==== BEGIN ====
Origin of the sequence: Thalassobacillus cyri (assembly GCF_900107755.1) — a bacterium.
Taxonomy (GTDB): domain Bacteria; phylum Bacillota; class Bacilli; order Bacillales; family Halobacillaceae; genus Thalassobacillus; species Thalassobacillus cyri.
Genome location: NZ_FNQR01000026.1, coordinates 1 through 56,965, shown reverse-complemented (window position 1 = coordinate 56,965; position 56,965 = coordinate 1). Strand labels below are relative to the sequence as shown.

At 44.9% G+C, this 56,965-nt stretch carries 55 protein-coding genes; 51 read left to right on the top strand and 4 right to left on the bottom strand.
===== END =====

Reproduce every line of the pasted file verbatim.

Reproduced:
Origin of the sequence: Thalassobacillus cyri (assembly GCF_900107755.1) — a bacterium.
Taxonomy (GTDB): domain Bacteria; phylum Bacillota; class Bacilli; order Bacillales; family Halobacillaceae; genus Thalassobacillus; species Thalassobacillus cyri.
Genome location: NZ_FNQR01000026.1, coordinates 1 through 56,965, shown reverse-complemented (window position 1 = coordinate 56,965; position 56,965 = coordinate 1). Strand labels below are relative to the sequence as shown.

At 44.9% G+C, this 56,965-nt stretch carries 55 protein-coding genes; 51 read left to right on the top strand and 4 right to left on the bottom strand.